Finding a Niche
Weill Recital Hall
Norah Amsellem (soprano),
Antoine Palloc (piano)
The song has always occupied a strange corner in the Pantheon of classical music. There is really no composer of extreme prominence (except perhaps for Schubert) who is known primarily as a composer of songs, rather virtually all of the greats have songs to their credit, although most of the individual ones are unknown even to their more ardent fans. There are a few men who wrote virtually only songs but they are primarily assigned to the footnotes of music history. A neglected composer like Reynaldo Hahn, for example, is a songsmith par excellence but not exactly a household name. The song recital has also become something of an anachronism, no longer a large part of the concert season but rather an aberration. Long gone are the days of a John McCormack or a Jenny Lind and it is generally accepted today that the only path to stardom for a singer is the operatic stage.
Norah Amsellem is trudging along that path, drawing praise for her frequent Michaelas in both New York and Paris and starting to expand her basic repertoire. Hers is an odd sort of a voice, not really a soprano and not quite a mezzo, thick and expressive but only pure in the quieter dynamics, and Ms. Amsellem is currently attempting to find her place in the complex world of vocal music. Her medium is the French song and she traversed it last evening at Weill for an obviously operatic crowd who would probably have been more at home at a presentation of aria highlights. There was a direct connection with the audience, however, as Ms. Amsellem chose songs of major operatic composers, a good way to explore some of the most neglected of all of the repertoire.
The first set was comprised of songs written as tryouts for operatic scenes to come. Ms. Amsellem is at home in the music of Bellini, Franchetti and Puccini and sang with the appropriate large stage voce di testa, shaking the chandeliers of Weill but not pleasing the ear's quest for sonic beauty. She settled in to the Debussy songs more satisfyingly, projecting the proper mystery in the numbers from Ariettes oubliees and the sense of the surreal in the early Mallarme song Apparition.
The highlight of the first half was a wonderful piece de concert by Alfred Bachelet, a forgotten soldier in the Wagnerian wars of the first half of the last century. Ms. Amsellem really put over the emotion in his Chere Nuit while struggling all night with the clumsy pianism of her partner Antoine Palloc. However, throughout the program it seemed as if something were not quite right and I think that the root cause is her direct ratio of improper intonation to volume, not allowing her to explore a full dynamic range without trying the limits of our auditory patience.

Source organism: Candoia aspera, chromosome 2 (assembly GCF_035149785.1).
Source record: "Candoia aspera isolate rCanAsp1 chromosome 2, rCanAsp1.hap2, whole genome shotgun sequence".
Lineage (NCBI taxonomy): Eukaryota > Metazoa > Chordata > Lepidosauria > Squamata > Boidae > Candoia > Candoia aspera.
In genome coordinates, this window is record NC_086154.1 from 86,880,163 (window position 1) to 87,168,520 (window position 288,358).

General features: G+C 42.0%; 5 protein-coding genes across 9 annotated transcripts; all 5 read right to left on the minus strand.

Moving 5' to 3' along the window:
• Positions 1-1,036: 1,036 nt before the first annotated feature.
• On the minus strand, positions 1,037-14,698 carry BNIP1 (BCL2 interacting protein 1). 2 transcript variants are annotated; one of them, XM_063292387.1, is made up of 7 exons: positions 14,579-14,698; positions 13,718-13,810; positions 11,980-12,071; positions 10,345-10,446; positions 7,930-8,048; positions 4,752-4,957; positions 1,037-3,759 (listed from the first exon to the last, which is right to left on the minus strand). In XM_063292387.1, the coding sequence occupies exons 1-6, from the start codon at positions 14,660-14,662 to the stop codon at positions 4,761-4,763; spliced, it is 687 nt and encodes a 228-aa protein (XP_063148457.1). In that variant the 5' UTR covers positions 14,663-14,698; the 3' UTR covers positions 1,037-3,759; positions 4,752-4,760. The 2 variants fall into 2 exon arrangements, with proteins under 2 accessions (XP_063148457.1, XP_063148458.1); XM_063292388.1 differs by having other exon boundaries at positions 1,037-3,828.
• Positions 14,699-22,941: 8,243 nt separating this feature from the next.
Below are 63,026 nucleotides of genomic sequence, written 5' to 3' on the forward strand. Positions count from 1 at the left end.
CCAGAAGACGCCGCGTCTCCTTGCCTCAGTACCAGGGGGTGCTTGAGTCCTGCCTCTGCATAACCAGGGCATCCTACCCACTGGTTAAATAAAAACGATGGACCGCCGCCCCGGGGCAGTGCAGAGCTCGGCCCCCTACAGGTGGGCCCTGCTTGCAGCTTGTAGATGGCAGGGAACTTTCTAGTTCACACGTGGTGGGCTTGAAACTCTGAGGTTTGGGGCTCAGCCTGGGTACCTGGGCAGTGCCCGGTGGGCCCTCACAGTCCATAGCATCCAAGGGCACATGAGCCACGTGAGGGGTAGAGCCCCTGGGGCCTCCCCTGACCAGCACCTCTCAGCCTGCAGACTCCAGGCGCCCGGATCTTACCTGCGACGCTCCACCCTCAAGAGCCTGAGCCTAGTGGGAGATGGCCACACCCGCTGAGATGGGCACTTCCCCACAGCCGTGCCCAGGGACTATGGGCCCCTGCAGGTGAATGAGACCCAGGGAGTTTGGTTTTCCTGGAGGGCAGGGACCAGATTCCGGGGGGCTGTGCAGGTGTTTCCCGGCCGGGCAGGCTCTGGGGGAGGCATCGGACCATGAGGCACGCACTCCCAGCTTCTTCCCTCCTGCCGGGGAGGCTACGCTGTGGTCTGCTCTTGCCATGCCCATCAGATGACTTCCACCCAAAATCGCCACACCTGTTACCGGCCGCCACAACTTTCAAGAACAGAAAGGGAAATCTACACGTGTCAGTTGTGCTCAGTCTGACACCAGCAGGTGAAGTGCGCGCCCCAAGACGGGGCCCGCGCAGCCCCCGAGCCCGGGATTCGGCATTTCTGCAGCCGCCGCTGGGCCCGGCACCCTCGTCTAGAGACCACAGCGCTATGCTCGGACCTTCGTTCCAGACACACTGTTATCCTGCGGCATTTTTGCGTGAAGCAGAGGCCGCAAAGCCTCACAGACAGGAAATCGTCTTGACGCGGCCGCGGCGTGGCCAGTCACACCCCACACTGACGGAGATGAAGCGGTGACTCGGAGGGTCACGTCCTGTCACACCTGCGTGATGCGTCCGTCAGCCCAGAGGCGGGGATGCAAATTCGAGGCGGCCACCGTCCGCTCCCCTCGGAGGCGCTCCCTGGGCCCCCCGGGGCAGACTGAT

After a sprightly set of Poulenc, Ms. Amsellem tried unsuccessfully to navigate the Rhine and the Danube with a set of Richard Strauss songs woefully miscast. Of course much of the problem was with Mr. Palloc, his uneven cradle rocking in the Wiegenlied assuring that this particular baby will be recounting their nursery experiences to their therapist 30 years hence. Strangely, Ms. Amsellem's very husky vocal qualities, which should have fit the Teutonic idiom, only served to make her movement from one note to the other less nimble. She needs to reevaluate her strengths and stick to the lighter Gallic sounds.
The final set was all Rachmaninoff. Here we have a composer who probably produced his finest music for solo voice and piano but became beloved through his piano and orchestra writing. Ms. Amsellem was better here, sounding quite warm and grandmotherly. However, when she ever attempted to trot out La Vie en Rose as an encore, she showed how a large voice can swallow a delicate tune and made us all long to run home to our old Edith Piaf discs. There is a good future in store for this young woman on the operatic stage, but her recital strategy needs to center around the motto "less is more".
Frederick L. Kirshnit